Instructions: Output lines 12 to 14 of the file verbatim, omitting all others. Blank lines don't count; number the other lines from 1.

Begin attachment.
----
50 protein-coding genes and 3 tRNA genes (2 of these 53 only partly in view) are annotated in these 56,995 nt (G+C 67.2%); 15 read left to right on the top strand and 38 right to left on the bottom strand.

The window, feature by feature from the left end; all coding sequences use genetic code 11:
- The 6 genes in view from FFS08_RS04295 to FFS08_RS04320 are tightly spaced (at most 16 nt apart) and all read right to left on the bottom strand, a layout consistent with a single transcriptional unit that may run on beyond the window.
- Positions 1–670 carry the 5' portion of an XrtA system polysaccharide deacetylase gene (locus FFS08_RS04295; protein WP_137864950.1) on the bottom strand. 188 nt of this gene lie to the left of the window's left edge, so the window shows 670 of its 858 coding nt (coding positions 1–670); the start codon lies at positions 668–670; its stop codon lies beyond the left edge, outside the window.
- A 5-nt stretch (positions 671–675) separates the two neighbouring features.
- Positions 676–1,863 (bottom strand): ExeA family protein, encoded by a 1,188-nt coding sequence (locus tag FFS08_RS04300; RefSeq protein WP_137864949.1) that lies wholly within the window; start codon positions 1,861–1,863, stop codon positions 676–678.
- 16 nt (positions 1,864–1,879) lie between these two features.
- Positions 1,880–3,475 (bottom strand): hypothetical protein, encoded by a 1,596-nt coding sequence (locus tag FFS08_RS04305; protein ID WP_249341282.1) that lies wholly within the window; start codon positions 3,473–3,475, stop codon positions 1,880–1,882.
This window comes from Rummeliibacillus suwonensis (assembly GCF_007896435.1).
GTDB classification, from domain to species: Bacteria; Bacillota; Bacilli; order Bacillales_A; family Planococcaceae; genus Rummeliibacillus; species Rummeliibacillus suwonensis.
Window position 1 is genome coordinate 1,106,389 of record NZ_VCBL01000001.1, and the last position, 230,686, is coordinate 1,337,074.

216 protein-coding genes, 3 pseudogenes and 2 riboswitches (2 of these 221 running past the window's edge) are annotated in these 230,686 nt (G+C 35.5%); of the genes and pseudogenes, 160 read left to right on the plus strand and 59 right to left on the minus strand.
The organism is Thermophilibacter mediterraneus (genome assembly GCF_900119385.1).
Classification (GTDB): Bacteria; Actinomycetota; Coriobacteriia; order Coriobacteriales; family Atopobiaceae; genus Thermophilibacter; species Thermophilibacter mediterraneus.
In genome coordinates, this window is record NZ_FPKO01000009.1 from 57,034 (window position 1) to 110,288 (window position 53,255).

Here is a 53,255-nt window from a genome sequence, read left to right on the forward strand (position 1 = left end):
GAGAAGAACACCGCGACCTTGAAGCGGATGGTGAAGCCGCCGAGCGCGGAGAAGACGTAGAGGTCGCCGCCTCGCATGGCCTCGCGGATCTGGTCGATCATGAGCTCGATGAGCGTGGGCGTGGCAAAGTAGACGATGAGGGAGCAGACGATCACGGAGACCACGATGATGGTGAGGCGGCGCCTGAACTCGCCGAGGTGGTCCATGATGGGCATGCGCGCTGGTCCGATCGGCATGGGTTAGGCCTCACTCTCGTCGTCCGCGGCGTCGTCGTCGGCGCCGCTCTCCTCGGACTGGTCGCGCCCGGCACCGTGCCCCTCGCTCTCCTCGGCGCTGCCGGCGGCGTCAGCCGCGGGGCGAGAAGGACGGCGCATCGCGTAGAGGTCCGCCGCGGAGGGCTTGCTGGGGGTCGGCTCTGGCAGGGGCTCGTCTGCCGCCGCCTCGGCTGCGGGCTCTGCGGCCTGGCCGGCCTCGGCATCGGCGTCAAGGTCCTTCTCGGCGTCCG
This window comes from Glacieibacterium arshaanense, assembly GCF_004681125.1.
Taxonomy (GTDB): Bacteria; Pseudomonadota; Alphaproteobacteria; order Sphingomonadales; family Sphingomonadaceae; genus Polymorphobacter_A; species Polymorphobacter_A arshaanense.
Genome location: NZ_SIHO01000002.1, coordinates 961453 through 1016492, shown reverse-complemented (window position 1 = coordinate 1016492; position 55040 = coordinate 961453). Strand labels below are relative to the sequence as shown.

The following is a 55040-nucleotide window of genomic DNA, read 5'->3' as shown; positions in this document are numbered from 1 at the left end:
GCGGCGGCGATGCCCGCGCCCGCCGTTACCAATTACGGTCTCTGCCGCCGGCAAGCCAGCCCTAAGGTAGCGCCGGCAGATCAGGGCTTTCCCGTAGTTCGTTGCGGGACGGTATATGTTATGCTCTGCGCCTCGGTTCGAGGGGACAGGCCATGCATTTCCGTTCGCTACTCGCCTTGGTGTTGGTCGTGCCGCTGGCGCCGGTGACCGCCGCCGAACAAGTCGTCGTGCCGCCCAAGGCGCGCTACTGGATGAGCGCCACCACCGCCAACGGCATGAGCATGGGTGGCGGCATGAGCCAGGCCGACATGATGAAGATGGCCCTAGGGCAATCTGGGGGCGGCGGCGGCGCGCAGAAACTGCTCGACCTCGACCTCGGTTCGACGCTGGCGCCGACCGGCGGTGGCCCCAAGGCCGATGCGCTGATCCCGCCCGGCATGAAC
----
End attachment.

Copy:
216 protein-coding genes, 3 pseudogenes and 2 riboswitches (2 of these 221 running past the window's edge) are annotated in these 230,686 nt (G+C 35.5%); of the genes and pseudogenes, 160 read left to right on the plus strand and 59 right to left on the minus strand.
The organism is Thermophilibacter mediterraneus (genome assembly GCF_900119385.1).
Classification (GTDB): Bacteria; Actinomycetota; Coriobacteriia; order Coriobacteriales; family Atopobiaceae; genus Thermophilibacter; species Thermophilibacter mediterraneus.